The normal pH of the skin is between 4.5 and 5.5. When urea from the urine and stool mix, urease breaks down the urine, decreasing the hydrogen ion concentration (increasing pH). Elevated pH levels increase the hydration of the skin and make the skin more permeable.

Previously, ammonia was believed to be the primary cause of diaper dermatitis. Recent studies have disproved this, showing that when ammonia or urine is placed on the skin for 24-48 hours, no apparent skin damage occurs.

A series of studies has shown that the pH of cleansing products can change the microbiological spectrum of the skin.[5, 6] High soap pH values encourage propionibacterial growth on skin, whereas syndets (ie, synthetic detergents) with a pH of 5.5 did not cause changes in the microflora.  A study looked to explain the relationship between skin barrier function in 4-day-old infants and the occurrence of diaper dermatitis during the first month of life. The study concluded that early neonatal skin pH may predict the risk of diaper dermatitis during the first month of life. These results may be useful in devising strategies to prevent diaper dermatitis.[7]


Obstruction of eccrine sweat glands when the stratum corneum becomes excessively hydrated and edematous is believed to cause miliaria.


Intertrigo occurs when wet skin, which is more fragile and has a higher coefficient of friction, becomes damaged from maceration and chafing.

Contact dermatitis

Irritant contact dermatitis is most likely made up of some combination of intertrigo and miliaria. In addition, it has been shown to result from the irritating effects of mixing urine with feces. Urine in the presence of fecal urease becomes more alkaline due to the production of ammonia. This alkaline urine causes activation of fecal lipases, ureases, and proteases. These, in turn, irritate the skin directly and increase its permeability to other low molecular weight irritants.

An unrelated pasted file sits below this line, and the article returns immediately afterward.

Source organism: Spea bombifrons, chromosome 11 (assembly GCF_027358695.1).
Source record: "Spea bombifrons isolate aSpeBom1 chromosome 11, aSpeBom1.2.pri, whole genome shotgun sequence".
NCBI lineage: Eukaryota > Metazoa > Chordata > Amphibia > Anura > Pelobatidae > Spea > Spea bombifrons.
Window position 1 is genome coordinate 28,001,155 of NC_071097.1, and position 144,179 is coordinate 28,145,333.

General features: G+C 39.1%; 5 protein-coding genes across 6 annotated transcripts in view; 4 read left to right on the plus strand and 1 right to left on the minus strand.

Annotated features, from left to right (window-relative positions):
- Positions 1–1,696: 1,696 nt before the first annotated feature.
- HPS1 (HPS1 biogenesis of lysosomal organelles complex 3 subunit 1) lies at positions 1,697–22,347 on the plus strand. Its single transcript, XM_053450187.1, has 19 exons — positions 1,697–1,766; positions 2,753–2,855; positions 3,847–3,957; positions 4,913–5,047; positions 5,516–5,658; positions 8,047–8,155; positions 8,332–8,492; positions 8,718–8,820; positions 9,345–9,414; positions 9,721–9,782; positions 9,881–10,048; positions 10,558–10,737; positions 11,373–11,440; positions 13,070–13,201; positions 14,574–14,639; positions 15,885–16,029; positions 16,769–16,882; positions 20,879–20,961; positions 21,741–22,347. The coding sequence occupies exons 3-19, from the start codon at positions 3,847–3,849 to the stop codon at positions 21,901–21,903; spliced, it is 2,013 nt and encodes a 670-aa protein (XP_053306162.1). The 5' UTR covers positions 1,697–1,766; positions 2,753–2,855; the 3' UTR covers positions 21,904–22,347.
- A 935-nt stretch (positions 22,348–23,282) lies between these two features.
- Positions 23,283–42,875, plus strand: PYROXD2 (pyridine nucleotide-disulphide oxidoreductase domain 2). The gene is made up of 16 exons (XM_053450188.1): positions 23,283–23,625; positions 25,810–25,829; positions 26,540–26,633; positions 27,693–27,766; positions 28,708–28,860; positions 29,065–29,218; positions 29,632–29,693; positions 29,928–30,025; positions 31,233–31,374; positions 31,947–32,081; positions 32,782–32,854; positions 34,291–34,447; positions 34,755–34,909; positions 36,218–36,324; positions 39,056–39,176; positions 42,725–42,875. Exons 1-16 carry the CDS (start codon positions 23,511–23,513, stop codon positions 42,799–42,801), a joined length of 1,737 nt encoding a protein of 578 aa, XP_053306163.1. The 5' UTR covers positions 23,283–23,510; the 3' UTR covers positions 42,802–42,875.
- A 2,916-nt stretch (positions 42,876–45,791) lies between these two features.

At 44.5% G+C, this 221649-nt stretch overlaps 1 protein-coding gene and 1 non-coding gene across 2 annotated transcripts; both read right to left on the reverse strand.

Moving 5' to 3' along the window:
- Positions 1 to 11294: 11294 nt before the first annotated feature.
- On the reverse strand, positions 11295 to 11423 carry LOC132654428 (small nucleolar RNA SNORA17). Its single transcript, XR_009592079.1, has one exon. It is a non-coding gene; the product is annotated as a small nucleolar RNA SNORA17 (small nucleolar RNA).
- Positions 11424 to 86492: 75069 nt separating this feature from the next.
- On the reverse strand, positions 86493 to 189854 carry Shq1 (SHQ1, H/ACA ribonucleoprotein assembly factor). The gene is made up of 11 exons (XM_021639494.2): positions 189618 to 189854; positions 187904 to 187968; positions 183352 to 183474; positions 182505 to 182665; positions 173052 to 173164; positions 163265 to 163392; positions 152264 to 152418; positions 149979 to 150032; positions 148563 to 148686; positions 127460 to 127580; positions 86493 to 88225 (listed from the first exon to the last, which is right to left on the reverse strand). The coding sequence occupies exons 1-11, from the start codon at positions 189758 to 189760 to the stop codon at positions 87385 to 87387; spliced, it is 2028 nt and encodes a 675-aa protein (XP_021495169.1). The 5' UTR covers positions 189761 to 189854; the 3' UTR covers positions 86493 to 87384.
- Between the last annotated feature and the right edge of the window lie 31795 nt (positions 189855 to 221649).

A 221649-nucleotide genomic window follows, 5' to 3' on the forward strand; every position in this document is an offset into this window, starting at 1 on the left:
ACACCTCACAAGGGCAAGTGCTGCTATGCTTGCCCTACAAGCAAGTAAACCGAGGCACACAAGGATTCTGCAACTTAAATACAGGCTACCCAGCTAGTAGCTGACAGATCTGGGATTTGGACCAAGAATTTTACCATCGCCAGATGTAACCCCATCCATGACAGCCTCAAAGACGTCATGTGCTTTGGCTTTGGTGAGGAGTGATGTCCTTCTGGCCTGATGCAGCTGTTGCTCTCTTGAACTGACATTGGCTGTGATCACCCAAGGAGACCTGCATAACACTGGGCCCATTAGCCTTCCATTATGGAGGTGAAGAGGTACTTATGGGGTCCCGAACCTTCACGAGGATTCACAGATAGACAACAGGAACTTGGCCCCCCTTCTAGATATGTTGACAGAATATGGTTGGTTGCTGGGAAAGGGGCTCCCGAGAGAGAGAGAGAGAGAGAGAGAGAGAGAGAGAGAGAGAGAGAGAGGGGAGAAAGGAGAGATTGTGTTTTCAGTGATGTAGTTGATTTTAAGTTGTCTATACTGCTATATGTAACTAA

Candidal diaper dermatitis

Once the skin is compromised, secondary infection by Candida albicans is common. Between 40% and 75% of diaper rashes that last for more than 3 days are colonized with C albicans. Candida has a fecal origin and is not an organism normally found on perineal skin. Amoxicillin was found to increase the colonization by Candida and worsens the diaper dermatitis.

Bacterial diaper dermatitis

Bacteria may play a role in diaper dermatitis through reduction of fecal pH and the resultant activation of enzymes. Additionally, fecal microorganisms probably contribute to secondary infections when they occur. This is particularly evident with bullous impetigo in the diaper area, which causes bullae that are flaccid but sometimes tense due to Staphylococcus aureus infection, or a cellulitis due to cutaneous streptococci, or even a folliculitis due to S aureus infection.

Polymicrobial growth is documented in at least half of diaper rash cultures. Staphylococcus species are the most commonly grown organisms, followed by Streptococcus species and organisms from the family Enterobacteriaceae. Nearly 50% of isolates also contain anaerobes.

Granuloma gluteal infantum

Granuloma gluteal infantum is a rare disorder.[8] It is not very well understood, but it probably represents an unusual inflammatory response to long-standing irritation, candidiasis, or fluorinated corticosteroids.